With all the emphasis placed by educational organizations and funders on college and career readiness, a college degree is obviously not the most important end product; rather, it is a rewarding career that enables a recent graduate to succeed and capitalize upon the value of a college education. Today's college graduates need all the help they can get to access the kinds of jobs that will enable them to succeed in careers and communities.
The last major recession ended more than five years ago, and despite the ensuing recovery, college graduates still face rough job prospects in many cases. A recent study by the Economic Policy Institute found that unemployment among young college graduates stood at 7.2 percent in 2015, higher than in 2007, when the rate was only 5.5 percent. For first-generation college students and students from low-income families, the challenges of networking and building careers are even greater, since they often lack the social capital of more affluent college grads.
Funders recognize the barriers faced by recent college graduates from disadvantaged backgrounds, and a few of them are zeroing in on internships as one way to give these kids a leg up. As everyone knows, internships are a key route for young people advance their careers by getting a foot in the door of specific industries or organizations. Affluent young people aren't just more likely to have the connections needed to land such positions, they can afford to take interships that pay little or no money. That isn't an option for those with urgent financial needs.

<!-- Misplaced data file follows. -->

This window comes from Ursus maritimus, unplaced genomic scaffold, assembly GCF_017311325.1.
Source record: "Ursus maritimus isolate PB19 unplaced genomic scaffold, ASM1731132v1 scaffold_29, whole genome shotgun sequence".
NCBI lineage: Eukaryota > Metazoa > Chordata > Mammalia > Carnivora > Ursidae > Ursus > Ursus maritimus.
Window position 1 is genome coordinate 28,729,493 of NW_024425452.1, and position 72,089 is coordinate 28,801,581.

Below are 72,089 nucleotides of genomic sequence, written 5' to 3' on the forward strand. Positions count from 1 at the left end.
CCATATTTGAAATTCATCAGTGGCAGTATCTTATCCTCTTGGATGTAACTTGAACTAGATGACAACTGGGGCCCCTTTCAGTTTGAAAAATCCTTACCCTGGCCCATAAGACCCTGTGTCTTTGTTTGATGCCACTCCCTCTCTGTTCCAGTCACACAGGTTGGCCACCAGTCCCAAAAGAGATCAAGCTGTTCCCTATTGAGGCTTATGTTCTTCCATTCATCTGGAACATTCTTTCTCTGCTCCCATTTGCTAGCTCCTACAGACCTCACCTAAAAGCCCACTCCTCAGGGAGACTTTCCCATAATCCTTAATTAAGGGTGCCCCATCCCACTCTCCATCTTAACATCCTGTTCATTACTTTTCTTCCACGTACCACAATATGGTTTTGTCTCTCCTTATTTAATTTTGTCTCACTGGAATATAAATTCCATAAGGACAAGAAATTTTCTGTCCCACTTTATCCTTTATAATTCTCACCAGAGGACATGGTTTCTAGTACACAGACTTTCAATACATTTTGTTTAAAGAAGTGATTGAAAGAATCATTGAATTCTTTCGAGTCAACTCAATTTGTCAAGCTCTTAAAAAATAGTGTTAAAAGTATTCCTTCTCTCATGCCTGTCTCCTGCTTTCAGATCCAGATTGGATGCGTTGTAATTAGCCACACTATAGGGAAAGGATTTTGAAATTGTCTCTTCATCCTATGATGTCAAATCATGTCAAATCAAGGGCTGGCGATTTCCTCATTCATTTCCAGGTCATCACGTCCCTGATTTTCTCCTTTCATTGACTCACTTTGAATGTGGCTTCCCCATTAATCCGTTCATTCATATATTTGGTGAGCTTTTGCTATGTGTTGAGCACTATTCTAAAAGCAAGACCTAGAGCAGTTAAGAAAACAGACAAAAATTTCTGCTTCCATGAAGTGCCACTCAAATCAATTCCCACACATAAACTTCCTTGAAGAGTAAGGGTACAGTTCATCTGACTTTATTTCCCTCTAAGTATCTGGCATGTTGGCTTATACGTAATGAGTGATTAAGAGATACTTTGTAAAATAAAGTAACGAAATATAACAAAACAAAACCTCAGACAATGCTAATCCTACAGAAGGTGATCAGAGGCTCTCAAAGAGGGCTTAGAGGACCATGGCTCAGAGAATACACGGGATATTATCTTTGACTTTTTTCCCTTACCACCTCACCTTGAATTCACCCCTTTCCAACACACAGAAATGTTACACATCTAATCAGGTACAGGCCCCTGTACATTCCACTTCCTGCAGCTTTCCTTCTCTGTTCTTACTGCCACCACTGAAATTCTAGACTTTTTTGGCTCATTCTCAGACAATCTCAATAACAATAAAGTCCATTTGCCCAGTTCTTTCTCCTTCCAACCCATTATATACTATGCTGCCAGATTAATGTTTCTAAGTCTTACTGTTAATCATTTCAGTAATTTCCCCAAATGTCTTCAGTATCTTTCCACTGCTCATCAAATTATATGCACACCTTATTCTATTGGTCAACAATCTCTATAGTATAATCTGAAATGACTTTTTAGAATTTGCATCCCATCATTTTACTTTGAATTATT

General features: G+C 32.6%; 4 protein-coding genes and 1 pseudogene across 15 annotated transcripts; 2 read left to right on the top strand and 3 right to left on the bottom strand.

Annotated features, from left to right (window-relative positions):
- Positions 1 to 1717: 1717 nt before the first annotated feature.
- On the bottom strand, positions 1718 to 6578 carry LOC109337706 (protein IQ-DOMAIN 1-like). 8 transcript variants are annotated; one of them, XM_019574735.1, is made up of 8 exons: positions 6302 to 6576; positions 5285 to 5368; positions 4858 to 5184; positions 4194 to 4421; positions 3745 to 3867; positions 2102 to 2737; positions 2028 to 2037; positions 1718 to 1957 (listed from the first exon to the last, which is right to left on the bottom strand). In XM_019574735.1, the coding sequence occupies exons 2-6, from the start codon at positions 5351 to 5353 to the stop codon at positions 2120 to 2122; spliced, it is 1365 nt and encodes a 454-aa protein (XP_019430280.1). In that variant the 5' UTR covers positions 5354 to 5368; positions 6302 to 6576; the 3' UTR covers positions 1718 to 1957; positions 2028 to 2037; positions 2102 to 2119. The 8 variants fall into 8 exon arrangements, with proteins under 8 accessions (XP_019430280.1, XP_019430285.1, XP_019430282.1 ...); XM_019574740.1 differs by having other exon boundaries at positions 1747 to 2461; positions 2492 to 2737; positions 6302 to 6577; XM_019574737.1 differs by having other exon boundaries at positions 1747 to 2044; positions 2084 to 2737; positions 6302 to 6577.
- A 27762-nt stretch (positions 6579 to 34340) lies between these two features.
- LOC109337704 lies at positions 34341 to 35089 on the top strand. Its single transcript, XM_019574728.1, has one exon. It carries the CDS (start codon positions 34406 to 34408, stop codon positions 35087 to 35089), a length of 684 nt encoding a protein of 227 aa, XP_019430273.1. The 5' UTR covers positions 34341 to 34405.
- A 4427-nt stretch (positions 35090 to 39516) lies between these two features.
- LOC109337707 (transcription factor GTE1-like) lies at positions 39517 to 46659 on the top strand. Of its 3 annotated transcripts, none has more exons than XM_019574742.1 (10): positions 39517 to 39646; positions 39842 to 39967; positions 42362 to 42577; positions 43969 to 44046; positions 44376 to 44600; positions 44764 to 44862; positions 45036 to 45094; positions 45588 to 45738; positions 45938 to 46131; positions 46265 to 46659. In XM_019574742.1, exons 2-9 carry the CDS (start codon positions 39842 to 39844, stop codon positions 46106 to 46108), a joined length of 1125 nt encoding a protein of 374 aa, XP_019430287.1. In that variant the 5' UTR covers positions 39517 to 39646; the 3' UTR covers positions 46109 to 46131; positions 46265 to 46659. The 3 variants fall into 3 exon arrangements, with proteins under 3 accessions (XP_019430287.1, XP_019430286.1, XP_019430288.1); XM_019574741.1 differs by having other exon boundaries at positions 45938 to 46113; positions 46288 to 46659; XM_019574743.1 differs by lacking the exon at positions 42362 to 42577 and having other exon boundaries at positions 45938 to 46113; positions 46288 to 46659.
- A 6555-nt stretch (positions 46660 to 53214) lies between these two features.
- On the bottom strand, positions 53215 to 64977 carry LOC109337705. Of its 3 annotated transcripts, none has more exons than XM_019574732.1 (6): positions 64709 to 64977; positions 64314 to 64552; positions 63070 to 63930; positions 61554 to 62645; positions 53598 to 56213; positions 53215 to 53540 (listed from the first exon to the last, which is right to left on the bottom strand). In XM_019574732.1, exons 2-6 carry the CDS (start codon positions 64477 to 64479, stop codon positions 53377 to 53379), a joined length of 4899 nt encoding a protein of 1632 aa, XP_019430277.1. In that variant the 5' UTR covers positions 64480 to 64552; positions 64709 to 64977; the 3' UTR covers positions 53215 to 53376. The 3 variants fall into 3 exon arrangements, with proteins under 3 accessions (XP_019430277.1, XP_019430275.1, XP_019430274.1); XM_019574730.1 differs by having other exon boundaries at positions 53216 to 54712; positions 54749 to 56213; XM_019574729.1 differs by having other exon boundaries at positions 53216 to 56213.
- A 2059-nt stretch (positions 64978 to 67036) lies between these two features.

Over the past year, we've written about a few efforts by by funders to close this opportunity gap, backing programs and initiatives designed to connect disadvantaged young people with internships and other types of support to help them complete college and boost their employability.
- One Stone, Many Birds: Why This Big Grant for Nonprofit Internships Matters
- Graduating Is Not Enough: How This Funder Is Backing Student Career Readiness
- A Bid to Tackle Youth Unemployment, With a Focus on Employers. But Will it Work?
One of the latest gifts in this area is a major new pledge from Great Lakes Higher Education Guaranty. We've written about this funder in the past, and continue to be impressed with its grantmaking, which typically follows an approach of starting small and looking for evidence of success before expanding a program.
Take, for example, this new initiative. Great Lakes has pledged $12 million to fund thousands of new internships — as in paid ones — for college juniors and seniors who are struggling to make ends meet while finishing their studies. The funder's internship program started as a pilot at 19 Wisconsin colleges, which cost $2.5 million, in 2013–2014. Great Lakes then expanded the program, providing an additional $5.2 million in grants for 40 colleges in four states in 2014–2015. Students participated in internships that were related to their fields of study, and 98 percent either graduated or continued their studies the following semester.
Through this latest expansion, 33 colleges and universities in Iowa, Minnesota, Ohio, and Wisconsin received funds to create paid internships for juniors and seniors. The grant funding period extends through 2018, but the funder is looking ahead. Recipient colleges have to put some skin in the game, matching the grant funds to ensure sustainability of the internship programs. Recipient schools have already begun collaborating with area employers and nonprofit organizations to develop new paid internship programs. Great Lakes anticipates that this latest expansion of its internship program will create 7,000 new internships in the three-year funding period.